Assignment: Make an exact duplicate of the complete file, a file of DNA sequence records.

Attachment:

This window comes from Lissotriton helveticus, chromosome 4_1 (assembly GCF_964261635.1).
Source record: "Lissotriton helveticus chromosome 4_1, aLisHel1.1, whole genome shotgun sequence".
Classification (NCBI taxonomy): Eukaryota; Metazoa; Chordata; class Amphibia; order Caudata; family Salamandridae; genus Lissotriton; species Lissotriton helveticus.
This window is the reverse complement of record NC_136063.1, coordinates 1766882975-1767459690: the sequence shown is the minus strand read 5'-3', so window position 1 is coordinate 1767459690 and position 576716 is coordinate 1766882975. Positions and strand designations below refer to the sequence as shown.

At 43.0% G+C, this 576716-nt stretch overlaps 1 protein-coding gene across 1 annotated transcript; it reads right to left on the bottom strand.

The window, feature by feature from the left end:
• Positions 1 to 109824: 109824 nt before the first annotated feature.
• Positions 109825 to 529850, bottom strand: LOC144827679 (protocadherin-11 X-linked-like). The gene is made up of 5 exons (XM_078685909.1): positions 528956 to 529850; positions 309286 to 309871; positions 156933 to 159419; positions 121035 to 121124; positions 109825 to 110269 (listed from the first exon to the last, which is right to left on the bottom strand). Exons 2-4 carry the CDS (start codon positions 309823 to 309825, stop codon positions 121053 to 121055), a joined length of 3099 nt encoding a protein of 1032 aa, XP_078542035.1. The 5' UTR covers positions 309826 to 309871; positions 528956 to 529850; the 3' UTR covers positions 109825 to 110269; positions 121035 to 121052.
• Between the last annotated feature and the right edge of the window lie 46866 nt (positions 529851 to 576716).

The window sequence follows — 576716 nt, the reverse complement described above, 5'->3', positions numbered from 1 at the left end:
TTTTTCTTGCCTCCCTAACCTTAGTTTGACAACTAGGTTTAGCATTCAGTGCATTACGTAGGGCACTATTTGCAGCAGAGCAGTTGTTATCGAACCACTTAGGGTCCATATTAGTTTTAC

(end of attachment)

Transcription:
This window comes from Lissotriton helveticus, chromosome 4_1 (assembly GCF_964261635.1).
Source record: "Lissotriton helveticus chromosome 4_1, aLisHel1.1, whole genome shotgun sequence".
Classification (NCBI taxonomy): Eukaryota; Metazoa; Chordata; class Amphibia; order Caudata; family Salamandridae; genus Lissotriton; species Lissotriton helveticus.
This window is the reverse complement of record NC_136063.1, coordinates 1766882975-1767459690: the sequence shown is the minus strand read 5'-3', so window position 1 is coordinate 1767459690 and position 576716 is coordinate 1766882975. Positions and strand designations below refer to the sequence as shown.

At 43.0% G+C, this 576716-nt stretch overlaps 1 protein-coding gene across 1 annotated transcript; it reads right to left on the bottom strand.

The window, feature by feature from the left end:
• Positions 1 to 109824: 109824 nt before the first annotated feature.
• Positions 109825 to 529850, bottom strand: LOC144827679 (protocadherin-11 X-linked-like). The gene is made up of 5 exons (XM_078685909.1): positions 528956 to 529850; positions 309286 to 309871; positions 156933 to 159419; positions 121035 to 121124; positions 109825 to 110269 (listed from the first exon to the last, which is right to left on the bottom strand). Exons 2-4 carry the CDS (start codon positions 309823 to 309825, stop codon positions 121053 to 121055), a joined length of 3099 nt encoding a protein of 1032 aa, XP_078542035.1. The 5' UTR covers positions 309826 to 309871; positions 528956 to 529850; the 3' UTR covers positions 109825 to 110269; positions 121035 to 121052.
• Between the last annotated feature and the right edge of the window lie 46866 nt (positions 529851 to 576716).

The window sequence follows — 576716 nt, the reverse complement described above, 5'->3', positions numbered from 1 at the left end:
TTTTTCTTGCCTCCCTAACCTTAGTTTGACAACTAGGTTTAGCATTCAGTGCATTACGTAGGGCACTATTTGCAGCAGAGCAGTTGTTATCGAACCACTTAGGGTCCATATTAGTTTTAC